The self-loathing would begin as soon as I opened my eyes in the morning. Often, I could barely drag myself out of bed. I worked from home in an uninspiring job as a PA so I didn’t have any co-workers or routine to keep me sane.
I started using Heroin regularly, scoring in Soho in London’s West End. It was my life raft. It gave me something to arrange my day around, something consistent to hang on to. I felt it would never reject me, never break my heart, never sell my home and move to China.
On top of my detestable self, I carried the guilt and shame of our breakup like Jacob Marley’s chains. If only I hadn’t taken so much coke. If only I could afford to take her out. If only I hadn’t ignored her calls for a whole week that time…these thoughts looped in my head and Heroin was the “off” switch that gave me peace.
Nia and I stayed in touch as summer became autumn. I had been relegated to one of her “back-ups” and I was determined to move up the ladder. She told me that her casual boyfriend was planning to move to New York. We were sleeping together before he was on the plane.
I told her I was clean from Cocaine and ready to make a new start… which was true. I was off Cocaine. Nia believed me, hell, I believed me. She didn’t know about the dope and, like all inconvenient actions and their consequences, I drowned it in an ocean of denial.
Besides, the dope helped me. For the first time in our relationship I was able to depend on something other than Nia. When I was high, I was gregarious and confident. I think we both mistook this improvement my spirits as a sign of new maturity and personal growth. Cautiously, she took me into her bed more often.
When Nia’s friends found out we were sleeping together again they were dismayed. Things had got off to a bad start between me and them when they had asked me not to smoke crack at their house party. Things further deteriorated when they found me an incomprehensible mess in a crack-smoke filled toilet. They threw me out that night. But Nia ignored their protests with characteristic rebellion and I loved her for it.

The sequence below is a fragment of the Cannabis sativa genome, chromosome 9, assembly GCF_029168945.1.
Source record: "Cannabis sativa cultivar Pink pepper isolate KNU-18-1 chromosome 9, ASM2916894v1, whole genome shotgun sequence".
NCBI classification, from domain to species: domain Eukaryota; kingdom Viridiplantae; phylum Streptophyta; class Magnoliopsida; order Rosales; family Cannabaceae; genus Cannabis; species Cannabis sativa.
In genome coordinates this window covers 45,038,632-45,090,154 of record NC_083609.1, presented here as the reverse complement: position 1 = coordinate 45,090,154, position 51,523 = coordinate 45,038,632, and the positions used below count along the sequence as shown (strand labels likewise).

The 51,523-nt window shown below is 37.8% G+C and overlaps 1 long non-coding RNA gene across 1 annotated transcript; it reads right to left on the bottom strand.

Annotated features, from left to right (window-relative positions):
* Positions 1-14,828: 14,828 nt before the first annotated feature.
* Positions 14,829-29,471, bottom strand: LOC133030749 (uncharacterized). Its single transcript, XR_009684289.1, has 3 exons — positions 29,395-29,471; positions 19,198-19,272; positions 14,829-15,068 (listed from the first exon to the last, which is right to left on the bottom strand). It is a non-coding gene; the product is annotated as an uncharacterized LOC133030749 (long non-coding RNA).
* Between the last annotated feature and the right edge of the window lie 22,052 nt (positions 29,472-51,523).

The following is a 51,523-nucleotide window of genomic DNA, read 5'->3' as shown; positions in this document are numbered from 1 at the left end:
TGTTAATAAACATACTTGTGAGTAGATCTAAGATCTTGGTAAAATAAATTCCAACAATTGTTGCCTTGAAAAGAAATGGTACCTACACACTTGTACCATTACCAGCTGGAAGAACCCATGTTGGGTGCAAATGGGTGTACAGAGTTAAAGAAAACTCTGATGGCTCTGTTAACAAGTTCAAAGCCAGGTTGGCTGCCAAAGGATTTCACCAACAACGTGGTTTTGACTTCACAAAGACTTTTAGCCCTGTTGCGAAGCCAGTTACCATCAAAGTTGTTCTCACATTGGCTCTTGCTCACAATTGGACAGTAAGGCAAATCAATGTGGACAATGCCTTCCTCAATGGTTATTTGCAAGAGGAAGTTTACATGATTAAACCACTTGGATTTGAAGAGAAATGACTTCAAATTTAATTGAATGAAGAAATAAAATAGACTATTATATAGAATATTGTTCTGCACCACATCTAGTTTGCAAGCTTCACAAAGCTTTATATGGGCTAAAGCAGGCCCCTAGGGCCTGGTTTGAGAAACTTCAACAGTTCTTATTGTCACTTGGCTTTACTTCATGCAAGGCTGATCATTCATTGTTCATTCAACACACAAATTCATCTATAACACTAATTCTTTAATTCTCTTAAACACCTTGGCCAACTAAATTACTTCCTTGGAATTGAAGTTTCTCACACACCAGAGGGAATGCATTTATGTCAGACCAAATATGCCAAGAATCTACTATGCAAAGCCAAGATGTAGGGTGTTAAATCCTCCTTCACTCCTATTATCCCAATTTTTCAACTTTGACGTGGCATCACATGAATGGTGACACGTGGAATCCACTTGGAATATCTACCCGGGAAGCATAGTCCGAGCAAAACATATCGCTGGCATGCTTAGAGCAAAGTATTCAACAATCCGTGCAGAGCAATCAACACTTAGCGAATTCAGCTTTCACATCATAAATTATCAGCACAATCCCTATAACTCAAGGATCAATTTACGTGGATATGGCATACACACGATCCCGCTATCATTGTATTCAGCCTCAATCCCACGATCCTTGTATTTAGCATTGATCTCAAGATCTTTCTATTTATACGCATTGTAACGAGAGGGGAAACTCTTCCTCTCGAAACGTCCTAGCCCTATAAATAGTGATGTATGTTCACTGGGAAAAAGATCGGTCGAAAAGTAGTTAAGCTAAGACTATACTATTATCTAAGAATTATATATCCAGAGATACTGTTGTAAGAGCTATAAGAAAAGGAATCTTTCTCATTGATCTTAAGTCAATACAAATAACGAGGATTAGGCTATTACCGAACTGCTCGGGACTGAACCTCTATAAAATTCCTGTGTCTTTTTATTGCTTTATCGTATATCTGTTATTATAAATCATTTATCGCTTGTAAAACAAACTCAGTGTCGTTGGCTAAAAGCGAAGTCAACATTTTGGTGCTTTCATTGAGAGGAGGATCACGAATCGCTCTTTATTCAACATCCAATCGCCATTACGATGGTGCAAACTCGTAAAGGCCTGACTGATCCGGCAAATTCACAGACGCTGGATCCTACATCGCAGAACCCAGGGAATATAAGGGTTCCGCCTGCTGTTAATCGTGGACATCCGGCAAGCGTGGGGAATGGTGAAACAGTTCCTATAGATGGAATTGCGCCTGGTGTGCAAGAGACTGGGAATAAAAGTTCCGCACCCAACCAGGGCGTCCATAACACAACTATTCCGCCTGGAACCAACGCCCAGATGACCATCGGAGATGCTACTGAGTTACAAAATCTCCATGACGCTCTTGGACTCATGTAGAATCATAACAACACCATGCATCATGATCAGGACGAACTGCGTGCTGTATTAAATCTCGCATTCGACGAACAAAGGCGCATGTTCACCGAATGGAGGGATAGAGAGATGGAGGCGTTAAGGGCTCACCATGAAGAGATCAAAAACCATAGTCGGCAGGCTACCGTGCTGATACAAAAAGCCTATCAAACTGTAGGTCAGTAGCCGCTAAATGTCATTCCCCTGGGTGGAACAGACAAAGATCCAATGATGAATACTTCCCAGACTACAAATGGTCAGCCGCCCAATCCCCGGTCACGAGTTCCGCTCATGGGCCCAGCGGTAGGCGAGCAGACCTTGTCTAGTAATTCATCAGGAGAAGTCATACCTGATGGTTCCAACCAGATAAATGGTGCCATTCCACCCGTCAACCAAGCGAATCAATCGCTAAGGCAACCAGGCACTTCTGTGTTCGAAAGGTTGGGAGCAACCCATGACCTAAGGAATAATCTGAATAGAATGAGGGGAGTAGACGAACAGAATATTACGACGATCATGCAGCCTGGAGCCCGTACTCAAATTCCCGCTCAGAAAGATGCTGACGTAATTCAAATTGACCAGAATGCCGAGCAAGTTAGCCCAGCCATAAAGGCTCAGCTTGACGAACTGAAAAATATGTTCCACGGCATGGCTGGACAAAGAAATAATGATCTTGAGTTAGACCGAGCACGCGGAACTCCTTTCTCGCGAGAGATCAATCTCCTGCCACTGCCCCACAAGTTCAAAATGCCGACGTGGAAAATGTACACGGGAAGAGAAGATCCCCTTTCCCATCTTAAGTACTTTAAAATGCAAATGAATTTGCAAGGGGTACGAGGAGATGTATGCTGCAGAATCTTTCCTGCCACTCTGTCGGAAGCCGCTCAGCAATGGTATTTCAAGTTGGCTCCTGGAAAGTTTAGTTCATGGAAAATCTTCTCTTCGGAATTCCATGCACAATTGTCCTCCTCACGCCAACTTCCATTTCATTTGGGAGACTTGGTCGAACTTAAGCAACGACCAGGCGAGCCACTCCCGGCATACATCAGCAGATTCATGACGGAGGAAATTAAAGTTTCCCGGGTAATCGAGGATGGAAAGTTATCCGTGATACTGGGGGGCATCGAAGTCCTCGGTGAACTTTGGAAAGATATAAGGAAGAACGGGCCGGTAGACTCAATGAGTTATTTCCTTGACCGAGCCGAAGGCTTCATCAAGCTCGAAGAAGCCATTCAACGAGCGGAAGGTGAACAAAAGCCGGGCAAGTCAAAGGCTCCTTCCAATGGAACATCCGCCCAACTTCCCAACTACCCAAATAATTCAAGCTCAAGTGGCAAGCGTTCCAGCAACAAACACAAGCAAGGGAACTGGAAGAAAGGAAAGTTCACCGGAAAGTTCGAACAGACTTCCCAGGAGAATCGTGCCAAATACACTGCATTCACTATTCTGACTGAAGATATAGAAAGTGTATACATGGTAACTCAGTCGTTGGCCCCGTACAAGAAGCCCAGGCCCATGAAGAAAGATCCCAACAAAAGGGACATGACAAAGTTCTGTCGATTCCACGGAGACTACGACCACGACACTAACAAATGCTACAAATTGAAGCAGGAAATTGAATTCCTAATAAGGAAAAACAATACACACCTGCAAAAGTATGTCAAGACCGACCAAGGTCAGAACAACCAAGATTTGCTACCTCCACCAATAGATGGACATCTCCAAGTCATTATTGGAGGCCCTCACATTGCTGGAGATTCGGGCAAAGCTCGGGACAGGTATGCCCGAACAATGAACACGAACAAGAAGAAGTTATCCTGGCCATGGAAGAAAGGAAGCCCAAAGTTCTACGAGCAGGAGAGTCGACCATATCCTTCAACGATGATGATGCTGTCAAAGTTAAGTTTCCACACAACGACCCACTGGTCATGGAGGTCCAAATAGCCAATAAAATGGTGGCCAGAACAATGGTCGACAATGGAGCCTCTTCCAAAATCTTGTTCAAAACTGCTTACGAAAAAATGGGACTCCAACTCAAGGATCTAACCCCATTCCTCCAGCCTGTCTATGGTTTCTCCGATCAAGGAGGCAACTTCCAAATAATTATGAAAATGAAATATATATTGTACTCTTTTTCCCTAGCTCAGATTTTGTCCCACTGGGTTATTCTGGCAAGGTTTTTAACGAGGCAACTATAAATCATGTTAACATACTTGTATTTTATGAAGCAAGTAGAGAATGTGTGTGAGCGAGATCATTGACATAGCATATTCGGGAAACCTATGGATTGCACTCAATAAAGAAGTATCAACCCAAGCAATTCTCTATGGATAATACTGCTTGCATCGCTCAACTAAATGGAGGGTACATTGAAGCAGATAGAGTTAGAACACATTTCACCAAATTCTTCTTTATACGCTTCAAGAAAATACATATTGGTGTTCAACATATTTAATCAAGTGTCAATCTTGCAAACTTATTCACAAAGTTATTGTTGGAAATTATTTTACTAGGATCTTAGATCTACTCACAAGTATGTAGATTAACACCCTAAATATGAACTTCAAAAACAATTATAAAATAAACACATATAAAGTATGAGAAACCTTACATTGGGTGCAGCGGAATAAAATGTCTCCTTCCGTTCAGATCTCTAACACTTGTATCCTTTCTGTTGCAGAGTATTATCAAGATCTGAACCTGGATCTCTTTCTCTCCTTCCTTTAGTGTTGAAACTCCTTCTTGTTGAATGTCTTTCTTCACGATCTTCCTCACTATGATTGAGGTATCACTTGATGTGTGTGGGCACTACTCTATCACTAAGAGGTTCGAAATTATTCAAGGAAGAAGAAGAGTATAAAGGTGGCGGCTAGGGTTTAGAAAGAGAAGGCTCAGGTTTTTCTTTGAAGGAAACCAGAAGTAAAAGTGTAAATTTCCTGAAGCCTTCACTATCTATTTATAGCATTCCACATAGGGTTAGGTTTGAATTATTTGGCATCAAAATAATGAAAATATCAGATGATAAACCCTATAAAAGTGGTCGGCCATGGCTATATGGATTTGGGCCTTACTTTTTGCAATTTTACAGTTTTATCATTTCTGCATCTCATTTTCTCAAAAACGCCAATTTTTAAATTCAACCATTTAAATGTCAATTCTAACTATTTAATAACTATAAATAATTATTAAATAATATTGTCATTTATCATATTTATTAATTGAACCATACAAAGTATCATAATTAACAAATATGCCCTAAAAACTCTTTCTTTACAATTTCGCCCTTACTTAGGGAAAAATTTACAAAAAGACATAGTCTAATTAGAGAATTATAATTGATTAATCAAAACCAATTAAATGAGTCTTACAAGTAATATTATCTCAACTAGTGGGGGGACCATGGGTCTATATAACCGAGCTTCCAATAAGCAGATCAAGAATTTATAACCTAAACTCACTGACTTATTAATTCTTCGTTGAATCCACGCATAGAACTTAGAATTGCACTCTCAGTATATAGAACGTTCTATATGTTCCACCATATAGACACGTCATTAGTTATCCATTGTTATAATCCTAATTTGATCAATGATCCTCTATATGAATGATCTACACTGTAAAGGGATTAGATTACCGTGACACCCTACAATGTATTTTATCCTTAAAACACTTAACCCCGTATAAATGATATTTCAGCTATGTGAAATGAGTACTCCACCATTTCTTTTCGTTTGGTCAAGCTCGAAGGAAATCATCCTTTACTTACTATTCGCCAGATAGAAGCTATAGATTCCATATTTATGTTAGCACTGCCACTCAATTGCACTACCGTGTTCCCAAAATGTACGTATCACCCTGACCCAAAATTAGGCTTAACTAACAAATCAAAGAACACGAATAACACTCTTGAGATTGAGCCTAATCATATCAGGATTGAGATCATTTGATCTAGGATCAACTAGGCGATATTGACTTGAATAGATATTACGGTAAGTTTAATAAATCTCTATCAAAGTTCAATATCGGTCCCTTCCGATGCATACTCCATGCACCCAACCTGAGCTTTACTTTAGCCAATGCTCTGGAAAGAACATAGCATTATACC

Winter came like a drunken stepfather but we were warm in Nia’s bed. In December, we became boyfriend and girlfriend again. Nia’s father had left her when she was young and she yearned for a dependable and strong love – a love which flowed through me in my better moments. There were times when we laid beneath a duvet, softly knotted together, hours falling like leaves in the autumn. We planned our future, named our unborn children, dreamed about the home we would one day share.
But it all started again. Heroin was a crueler master than Cocaine and Booze. It demanded more of my time and money and I was less able to control it. My lies began to corrode our new relationship.
I nodded out all over the place, at the theatre, watching a film, around the Christmas tree. I said it was tiredness. My inability to orgasm was, of course, intentional. I was practicing the Tantric art of sexual continence – a belief that sperm is a source of masculine power and should be conserved. British train services are not known for their reliability but any train I was on was guaranteed to break down or run late. I lost count of the number of times, I started a conversation with the lie, “I’m sorry I’m late, the train…”.
Nia and I were not living together. I had a room in a shared house owned by an old school friend. My housemates were also friends. They were not blinded by love and their suspicions grew along with my habit.
I knew the game was up when the owner caught me using for the third time. He told me to get out citing the late comings and goings, the unpaid rent, the wasted appearance.